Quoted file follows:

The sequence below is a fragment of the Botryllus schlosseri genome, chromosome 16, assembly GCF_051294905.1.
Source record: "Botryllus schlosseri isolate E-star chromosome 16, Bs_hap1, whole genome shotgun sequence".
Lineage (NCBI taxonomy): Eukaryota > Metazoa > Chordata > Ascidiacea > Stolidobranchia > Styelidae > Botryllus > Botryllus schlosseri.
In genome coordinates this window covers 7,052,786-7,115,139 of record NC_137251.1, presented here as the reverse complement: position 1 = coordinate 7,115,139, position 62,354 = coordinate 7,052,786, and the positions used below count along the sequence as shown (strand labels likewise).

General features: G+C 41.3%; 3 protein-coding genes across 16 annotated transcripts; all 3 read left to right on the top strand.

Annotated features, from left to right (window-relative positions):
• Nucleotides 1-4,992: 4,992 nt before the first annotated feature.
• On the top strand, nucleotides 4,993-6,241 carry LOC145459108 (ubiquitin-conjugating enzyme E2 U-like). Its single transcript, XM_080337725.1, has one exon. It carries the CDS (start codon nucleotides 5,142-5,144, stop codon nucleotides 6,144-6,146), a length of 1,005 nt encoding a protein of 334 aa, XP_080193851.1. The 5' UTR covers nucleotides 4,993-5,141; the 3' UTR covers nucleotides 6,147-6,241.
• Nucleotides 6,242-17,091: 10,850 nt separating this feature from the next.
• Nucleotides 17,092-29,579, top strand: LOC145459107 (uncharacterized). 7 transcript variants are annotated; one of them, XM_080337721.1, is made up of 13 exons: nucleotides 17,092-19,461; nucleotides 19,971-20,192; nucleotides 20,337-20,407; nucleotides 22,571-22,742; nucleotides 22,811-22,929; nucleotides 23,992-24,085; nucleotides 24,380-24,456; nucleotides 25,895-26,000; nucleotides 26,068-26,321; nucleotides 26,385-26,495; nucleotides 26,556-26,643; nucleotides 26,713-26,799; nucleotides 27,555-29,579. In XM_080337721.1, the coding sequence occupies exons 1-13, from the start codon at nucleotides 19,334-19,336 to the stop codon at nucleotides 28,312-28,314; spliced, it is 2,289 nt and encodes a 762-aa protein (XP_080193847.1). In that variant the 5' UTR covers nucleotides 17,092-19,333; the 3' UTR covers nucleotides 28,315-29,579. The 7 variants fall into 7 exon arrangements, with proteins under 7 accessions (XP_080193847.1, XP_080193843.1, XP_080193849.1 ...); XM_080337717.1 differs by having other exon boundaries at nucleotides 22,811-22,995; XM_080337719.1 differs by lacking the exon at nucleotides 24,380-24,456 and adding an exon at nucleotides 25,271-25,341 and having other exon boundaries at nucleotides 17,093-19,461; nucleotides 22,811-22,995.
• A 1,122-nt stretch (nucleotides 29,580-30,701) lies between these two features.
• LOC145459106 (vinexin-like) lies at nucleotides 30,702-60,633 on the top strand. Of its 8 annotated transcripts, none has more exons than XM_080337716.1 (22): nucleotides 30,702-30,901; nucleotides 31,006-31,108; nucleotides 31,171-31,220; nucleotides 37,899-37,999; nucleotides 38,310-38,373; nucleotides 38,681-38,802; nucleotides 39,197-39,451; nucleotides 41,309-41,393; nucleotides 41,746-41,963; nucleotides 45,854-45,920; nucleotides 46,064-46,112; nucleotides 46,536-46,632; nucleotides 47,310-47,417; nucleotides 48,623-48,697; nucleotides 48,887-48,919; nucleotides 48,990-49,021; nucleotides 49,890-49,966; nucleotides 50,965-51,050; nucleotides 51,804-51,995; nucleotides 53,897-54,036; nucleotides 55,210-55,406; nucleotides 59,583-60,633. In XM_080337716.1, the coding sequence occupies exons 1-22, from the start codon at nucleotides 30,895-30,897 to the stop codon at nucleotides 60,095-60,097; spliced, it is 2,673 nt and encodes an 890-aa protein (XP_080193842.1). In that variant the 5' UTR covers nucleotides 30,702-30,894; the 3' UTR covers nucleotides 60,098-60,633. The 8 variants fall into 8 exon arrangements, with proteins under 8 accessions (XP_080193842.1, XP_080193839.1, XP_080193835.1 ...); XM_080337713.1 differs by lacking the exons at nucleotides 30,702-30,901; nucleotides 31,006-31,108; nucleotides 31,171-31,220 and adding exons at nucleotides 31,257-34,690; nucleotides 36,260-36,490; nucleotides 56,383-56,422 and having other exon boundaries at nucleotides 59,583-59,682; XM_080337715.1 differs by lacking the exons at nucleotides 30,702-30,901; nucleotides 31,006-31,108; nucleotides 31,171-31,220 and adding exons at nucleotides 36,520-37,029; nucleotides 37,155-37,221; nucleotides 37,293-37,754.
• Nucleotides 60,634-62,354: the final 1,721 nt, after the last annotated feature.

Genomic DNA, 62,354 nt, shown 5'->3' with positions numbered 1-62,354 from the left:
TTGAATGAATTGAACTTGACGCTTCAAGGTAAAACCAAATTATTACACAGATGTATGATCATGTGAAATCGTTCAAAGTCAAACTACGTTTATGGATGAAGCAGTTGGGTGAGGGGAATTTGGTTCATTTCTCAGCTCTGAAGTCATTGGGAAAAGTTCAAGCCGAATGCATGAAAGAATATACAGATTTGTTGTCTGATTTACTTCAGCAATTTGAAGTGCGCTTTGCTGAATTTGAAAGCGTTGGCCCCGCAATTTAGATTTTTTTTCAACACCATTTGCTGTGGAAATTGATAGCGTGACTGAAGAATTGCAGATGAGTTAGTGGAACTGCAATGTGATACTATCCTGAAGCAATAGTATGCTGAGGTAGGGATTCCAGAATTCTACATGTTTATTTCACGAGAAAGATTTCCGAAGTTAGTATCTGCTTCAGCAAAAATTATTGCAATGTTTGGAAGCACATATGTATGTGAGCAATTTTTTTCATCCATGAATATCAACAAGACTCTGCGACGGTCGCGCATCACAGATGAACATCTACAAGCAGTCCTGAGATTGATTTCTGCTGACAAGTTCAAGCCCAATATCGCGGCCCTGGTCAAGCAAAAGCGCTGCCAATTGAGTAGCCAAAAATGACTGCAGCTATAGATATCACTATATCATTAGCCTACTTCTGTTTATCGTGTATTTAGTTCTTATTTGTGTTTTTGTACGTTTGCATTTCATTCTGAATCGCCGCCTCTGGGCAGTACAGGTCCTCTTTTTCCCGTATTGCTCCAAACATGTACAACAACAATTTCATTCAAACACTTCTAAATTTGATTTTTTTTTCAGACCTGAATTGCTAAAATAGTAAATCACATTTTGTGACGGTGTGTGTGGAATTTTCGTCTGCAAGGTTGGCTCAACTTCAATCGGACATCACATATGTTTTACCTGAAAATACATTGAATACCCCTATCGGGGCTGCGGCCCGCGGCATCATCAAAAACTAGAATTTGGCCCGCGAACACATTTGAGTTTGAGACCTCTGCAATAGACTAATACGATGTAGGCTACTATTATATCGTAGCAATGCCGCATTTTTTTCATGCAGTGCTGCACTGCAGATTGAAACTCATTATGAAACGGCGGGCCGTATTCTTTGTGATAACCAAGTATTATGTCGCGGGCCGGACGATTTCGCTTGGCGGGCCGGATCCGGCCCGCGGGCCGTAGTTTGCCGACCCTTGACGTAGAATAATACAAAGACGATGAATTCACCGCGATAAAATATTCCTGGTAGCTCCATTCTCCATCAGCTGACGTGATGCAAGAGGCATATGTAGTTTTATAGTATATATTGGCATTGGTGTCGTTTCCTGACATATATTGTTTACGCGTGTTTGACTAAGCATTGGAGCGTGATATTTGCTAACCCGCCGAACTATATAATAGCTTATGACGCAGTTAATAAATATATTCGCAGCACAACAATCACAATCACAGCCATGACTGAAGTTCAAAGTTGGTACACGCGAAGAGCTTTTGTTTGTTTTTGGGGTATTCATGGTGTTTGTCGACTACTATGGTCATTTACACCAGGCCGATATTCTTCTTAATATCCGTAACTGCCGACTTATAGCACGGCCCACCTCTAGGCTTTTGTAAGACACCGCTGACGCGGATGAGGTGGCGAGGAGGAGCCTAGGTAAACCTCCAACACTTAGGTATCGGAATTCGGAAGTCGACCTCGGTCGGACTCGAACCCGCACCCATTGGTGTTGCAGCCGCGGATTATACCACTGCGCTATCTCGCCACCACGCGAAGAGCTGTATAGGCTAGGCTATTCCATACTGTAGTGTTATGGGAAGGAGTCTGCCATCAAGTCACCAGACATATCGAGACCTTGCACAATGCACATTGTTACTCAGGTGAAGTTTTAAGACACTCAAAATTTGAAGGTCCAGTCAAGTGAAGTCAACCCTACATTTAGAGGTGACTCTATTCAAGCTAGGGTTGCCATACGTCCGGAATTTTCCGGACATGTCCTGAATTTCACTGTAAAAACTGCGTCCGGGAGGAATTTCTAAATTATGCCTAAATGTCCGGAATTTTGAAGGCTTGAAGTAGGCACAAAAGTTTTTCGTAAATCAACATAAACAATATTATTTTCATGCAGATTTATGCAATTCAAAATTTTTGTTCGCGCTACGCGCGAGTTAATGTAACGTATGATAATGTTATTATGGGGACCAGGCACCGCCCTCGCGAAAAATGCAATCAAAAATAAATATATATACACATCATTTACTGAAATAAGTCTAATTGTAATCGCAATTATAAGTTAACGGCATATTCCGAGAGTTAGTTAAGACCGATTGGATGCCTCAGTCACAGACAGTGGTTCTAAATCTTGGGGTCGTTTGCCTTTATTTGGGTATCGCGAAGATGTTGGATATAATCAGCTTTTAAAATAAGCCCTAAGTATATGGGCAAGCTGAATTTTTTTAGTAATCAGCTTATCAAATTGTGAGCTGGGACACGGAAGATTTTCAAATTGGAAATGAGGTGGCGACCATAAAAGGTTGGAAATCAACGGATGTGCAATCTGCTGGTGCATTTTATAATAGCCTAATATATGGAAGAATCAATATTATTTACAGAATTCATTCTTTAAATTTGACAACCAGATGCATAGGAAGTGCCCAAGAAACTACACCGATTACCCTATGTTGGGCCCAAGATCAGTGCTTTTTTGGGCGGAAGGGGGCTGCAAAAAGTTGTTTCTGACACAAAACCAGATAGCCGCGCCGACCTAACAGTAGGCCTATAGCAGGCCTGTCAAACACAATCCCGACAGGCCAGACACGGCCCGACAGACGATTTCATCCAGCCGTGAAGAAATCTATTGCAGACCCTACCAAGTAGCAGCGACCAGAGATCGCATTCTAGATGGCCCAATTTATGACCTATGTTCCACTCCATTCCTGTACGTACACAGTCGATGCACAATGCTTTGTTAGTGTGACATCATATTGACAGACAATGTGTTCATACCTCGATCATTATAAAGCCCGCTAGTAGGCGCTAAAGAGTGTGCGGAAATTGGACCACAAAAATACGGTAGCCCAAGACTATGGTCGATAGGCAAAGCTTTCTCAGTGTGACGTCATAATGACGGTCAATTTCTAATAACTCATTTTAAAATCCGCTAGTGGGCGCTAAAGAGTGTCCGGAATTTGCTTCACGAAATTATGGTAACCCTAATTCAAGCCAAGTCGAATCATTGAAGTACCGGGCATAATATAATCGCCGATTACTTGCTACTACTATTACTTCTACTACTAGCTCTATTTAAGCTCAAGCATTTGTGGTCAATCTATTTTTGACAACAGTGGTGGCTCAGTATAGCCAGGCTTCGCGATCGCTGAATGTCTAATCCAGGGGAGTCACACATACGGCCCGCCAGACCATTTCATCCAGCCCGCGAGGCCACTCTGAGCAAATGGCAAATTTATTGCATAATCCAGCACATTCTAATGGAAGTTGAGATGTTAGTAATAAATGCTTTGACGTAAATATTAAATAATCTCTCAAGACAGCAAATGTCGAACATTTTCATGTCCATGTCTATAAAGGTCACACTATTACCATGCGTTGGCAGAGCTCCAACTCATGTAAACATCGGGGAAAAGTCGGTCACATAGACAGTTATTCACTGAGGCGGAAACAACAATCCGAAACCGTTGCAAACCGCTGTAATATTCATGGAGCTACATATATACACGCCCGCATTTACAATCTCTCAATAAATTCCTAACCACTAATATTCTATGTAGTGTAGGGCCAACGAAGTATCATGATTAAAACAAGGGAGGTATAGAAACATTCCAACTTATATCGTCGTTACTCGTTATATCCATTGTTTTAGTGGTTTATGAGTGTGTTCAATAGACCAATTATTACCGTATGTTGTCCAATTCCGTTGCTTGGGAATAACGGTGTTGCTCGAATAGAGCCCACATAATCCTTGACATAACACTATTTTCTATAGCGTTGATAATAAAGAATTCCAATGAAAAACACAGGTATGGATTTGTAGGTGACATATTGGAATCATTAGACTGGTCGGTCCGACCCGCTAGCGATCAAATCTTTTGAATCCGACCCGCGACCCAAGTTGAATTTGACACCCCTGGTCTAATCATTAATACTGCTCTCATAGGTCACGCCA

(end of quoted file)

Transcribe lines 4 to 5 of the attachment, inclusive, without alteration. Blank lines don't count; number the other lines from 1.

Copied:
In genome coordinates this window covers 7,052,786-7,115,139 of record NC_137251.1, presented here as the reverse complement: position 1 = coordinate 7,115,139, position 62,354 = coordinate 7,052,786, and the positions used below count along the sequence as shown (strand labels likewise).

General features: G+C 41.3%; 3 protein-coding genes across 16 annotated transcripts; all 3 read left to right on the top strand.